The good aspect to staying at the Bimini Sands Marina on South Bimini was the opportunity for easy walking access to some of the natural areas on the island. On Sunday we decided to walk over to the Bimini Nature Trail on the south island. The scenery was beautiful, complete with ruins back-lit by the setting sun, poison bark trees and a crazy looking hive on the path. We decided to retrace the first half of the trail rather than pass by the hive as we weren’t sure what might be living inside, but Carter was convinced that he could scare off anything that might try to attack.
Do we look younger yet?
Another fun spot to visit on South Bimini was the Fountain of Youth. The legend goes that Ponce de Leon set out to discover the Fountain of Youth on his voyages, which he had heard would be found in Bimini. He never found it, but we did! A quaint little well in a wooded clearing made for a pleasant outing and a fun history lesson for Carter.
A trip to Bimini wouldn’t be complete without a few loaves of Bimini bread!
All along Kings Highway were huge piles of discarded conch shells. One man’s trash is another’s treasure I suppose.
Multiple trips were also made into Alice Town and Baileytown on North Bimini. These two small towns were a extreme shock after being in the hustle and bustle of South Florida for a year! It took me a few times of people beeping their horns on the road to realize that they weren’t saying “Get out of the way, $&%*@(*#$!” but rather just honking and waving at friends they saw walking down the street. We became well acquainted with Kings Highway, the one lane (two-way mind you) main road of town, as we searched day after day for a store that had a BTC SIM card in stock for our phone. Just another reminder that things are different in the Bahamas. Luckily, we finally have one working now which should help with our communications and being able to check the weather easier throughout our trip.
Next, we head out for Cat Cay before our trip across the bank. We’re hoping to be in Nassau by Sunday evening and then on to the Exumas assuming the weather cooperates a little better this time around!
Our first sighting of Bimini after a long day on the water.
“Land ho!” Dan called to Carter and I as we neared the end of our Gulf Stream Crossing. As we completed the final few miles of our day, it felt as if a huge weight had lifted off of our shoulders. The stunningly clear waters of the Bahamas greeted us after our first “major” crossing and what a reward it was! As I stood on the bowsprit coming into the Bimini channel I called back to Dan that I could see the bottom to which he responded, “We’re still in 80 feet of water!”
The beautiful sunrise over the Gulf Stream
Our morning started early due to a night full of wakes from power boats going in and out of No Name Harbor. When we both realized the other was awake at 3 am, we decided to pull up the anchor and head out rather than try to go back to sleep for only another 2 hours. Conditions were somewhat rocky going out of Cape Florida with waves at 3-5 ft at around a 4 second period, but once we got onto the ocean everything smoothed out quickly. Thankfully we had a rather uneventful crossing… a good thing!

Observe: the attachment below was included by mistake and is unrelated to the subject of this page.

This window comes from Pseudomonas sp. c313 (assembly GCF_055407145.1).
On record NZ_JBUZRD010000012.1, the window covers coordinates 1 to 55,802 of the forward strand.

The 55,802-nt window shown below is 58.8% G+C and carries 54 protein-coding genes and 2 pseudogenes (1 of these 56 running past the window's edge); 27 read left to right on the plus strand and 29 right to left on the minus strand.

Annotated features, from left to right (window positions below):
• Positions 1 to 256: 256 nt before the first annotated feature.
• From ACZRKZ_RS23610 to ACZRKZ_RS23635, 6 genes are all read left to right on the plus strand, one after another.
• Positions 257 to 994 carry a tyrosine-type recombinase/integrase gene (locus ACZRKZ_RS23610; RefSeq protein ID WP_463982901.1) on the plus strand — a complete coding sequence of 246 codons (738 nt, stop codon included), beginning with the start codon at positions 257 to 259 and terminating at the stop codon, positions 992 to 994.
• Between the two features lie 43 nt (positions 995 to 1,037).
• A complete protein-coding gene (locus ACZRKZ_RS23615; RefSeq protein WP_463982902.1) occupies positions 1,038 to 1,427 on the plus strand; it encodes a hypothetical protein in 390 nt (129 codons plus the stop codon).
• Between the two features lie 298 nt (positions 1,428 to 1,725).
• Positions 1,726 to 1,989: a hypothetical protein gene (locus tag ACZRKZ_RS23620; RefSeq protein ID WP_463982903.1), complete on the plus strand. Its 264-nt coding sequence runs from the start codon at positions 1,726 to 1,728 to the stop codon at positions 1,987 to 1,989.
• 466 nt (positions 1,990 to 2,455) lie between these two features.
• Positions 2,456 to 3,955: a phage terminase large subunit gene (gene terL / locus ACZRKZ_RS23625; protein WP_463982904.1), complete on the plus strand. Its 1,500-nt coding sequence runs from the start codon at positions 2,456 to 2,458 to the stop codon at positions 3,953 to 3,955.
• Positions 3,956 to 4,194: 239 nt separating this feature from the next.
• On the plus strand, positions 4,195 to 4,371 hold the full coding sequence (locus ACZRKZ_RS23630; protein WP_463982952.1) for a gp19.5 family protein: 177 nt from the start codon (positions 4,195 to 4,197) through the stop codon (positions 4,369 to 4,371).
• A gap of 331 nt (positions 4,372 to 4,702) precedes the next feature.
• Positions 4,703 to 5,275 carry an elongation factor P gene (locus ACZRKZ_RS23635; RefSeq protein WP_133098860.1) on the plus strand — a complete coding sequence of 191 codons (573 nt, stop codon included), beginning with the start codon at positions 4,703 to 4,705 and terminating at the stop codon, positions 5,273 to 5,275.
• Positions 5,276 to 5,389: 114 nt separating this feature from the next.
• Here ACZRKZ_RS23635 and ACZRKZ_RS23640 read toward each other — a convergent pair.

The beautiful waters of the Bahamas, just look at that blue!
The most excitement (other than the morning 5ft waves) was a few container ships that would have come rather close. We were able to call them on the radio by name thanks to our AIS receiver and ensure that we would stay out of their way… one even changed course for us because we called them early enough. The ship was more than 7 miles away from us but our AIS had calculated that in around 25 minutes they would been less than half a mile from us… AIS is truly an amazing safety technology. Dan radioed this information to the ship’s captain and the ship graciously turned a few degrees off course to change our closest approach to over 5 miles. All in all, our trip took about 9 ½ hours from No Name Harbor to Bimini.
Dan raising the quarantine flag.
Horizon docked at Bimini Sands Marina
We decided to stay at Bimini Sands Marina on South Bimini to avoid the strong current along Alice Town. The marina has a nice large basin that is very easy to get into and is well protected from any wind and waves. The marina staff called the bus for Dan clear in at the airport customs station on South Bimini and I was pleasantly surprised by how quickly he was able to get back with all of our paperwork completed. With the official issues taken care of, we are happy to start our adventures in the Bahamas!
Would you like to see more photos of our trip? Check out our Flickr page to see the ones that don’t make it into our posts!